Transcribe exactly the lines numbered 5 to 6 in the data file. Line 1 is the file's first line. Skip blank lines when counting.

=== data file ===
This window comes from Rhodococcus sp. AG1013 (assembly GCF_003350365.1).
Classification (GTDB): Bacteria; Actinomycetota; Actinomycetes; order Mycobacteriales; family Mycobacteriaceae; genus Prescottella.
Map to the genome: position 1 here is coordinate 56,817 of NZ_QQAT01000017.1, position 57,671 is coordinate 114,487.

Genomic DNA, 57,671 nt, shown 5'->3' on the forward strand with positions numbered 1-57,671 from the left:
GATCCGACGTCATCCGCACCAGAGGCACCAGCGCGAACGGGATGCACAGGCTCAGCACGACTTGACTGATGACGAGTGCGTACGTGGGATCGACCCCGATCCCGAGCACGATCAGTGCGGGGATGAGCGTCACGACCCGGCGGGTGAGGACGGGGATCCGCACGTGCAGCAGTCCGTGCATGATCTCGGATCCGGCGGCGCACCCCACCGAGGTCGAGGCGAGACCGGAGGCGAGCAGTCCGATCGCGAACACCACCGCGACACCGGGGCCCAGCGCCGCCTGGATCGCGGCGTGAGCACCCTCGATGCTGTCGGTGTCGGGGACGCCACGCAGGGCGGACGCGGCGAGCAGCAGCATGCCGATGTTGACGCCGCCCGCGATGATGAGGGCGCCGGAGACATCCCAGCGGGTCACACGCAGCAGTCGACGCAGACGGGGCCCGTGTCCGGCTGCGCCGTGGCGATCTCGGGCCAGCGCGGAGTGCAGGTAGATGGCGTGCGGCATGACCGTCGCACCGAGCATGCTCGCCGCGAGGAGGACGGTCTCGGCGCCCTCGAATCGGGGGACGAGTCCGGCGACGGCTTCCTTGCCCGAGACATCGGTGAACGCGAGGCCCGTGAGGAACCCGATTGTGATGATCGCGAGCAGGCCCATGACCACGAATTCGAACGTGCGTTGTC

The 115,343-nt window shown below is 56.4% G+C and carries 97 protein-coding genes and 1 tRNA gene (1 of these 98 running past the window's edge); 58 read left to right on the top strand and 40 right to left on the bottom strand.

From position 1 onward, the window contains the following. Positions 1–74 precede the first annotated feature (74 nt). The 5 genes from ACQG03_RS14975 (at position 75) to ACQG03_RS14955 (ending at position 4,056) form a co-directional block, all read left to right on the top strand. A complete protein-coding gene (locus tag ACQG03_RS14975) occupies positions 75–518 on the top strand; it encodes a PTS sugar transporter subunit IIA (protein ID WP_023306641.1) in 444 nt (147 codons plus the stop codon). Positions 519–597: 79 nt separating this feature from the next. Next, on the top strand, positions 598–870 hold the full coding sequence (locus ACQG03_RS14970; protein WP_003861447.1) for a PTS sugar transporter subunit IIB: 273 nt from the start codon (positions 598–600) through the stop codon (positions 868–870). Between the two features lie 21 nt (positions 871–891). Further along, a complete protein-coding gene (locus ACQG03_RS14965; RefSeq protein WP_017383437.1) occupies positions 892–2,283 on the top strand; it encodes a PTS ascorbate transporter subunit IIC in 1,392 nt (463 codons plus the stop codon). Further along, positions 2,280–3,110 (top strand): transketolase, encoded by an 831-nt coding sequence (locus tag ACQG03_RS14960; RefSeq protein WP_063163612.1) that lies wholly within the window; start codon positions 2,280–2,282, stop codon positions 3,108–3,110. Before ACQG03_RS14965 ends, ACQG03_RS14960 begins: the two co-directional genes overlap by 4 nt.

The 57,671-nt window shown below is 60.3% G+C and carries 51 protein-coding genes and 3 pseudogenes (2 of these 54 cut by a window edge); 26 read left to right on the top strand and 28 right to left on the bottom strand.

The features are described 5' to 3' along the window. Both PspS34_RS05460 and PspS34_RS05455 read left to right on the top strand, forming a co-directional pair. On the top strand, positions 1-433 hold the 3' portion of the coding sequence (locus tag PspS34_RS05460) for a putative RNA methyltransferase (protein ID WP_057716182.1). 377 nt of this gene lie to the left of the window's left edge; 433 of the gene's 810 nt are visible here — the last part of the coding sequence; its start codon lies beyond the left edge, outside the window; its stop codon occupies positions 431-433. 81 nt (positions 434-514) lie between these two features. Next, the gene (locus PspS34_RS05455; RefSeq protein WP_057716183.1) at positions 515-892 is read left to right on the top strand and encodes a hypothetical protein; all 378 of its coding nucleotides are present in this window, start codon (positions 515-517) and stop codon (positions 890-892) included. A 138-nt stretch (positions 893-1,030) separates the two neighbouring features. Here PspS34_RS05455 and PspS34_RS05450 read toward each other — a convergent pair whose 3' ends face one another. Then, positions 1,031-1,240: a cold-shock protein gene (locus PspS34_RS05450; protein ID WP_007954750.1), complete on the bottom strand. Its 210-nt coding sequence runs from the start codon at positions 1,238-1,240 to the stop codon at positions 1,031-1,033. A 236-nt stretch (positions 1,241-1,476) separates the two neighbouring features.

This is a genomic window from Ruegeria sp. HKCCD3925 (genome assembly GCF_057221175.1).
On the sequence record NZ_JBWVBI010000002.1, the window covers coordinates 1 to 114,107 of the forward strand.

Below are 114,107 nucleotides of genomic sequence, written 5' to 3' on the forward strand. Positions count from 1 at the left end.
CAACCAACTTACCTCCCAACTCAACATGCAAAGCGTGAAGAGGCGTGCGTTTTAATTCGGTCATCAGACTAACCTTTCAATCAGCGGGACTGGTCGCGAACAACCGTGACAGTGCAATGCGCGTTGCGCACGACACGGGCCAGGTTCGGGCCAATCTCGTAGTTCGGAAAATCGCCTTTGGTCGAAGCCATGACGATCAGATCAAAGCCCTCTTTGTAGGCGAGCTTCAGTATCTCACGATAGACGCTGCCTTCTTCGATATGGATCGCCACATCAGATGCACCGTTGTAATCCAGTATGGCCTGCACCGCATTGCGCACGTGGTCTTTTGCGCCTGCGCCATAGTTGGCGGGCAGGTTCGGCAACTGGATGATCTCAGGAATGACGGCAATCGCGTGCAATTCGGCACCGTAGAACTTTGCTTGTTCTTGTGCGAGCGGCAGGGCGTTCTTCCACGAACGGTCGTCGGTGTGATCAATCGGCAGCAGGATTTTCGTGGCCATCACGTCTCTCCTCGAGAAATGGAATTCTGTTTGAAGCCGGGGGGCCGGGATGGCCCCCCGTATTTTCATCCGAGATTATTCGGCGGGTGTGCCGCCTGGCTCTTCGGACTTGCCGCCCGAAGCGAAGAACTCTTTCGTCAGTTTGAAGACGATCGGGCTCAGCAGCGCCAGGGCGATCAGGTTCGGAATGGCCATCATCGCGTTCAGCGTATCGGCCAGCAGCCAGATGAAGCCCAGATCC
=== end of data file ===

GATCCGACGTCATCCGCACCAGAGGCACCAGCGCGAACGGGATGCACAGGCTCAGCACGACTTGACTGATGACGAGTGCGTACGTGGGATCGACCCCGATCCCGAGCACGATCAGTGCGGGGATGAGCGTCACGACCCGGCGGGTGAGGACGGGGATCCGCACGTGCAGCAGTCCGTGCATGATCTCGGATCCGGCGGCGCACCCCACCGAGGTCGAGGCGAGACCGGAGGCGAGCAGTCCGATCGCGAACACCACCGCGACACCGGGGCCCAGCGCCGCCTGGATCGCGGCGTGAGCACCCTCGATGCTGTCGGTGTCGGGGACGCCACGCAGGGCGGACGCGGCGAGCAGCAGCATGCCGATGTTGACGCCGCCCGCGATGATGAGGGCGCCGGAGACATCCCAGCGGGTCACACGCAGCAGTCGACGCAGACGGGGCCCGTGTCCGGCTGCGCCGTGGCGATCTCGGGCCAGCGCGGAGTGCAGGTAGATGGCGTGCGGCATGACCGTCGCACCGAGCATGCTCGCCGCGAGGAGGACGGTCTCGGCGCCCTCGAATCGGGGGACGAGTCCGGCGACGGCTTCCTTGCCCGAGACATCGGTGAACGCGAGGCCCGTGAGGAACCCGATTGTGATGATCGCGAGCAGGCCCATGACCACGAATTCGAACGTGCGTTGTC

The 115,343-nt window shown below is 56.4% G+C and carries 97 protein-coding genes and 1 tRNA gene (1 of these 98 running past the window's edge); 58 read left to right on the top strand and 40 right to left on the bottom strand.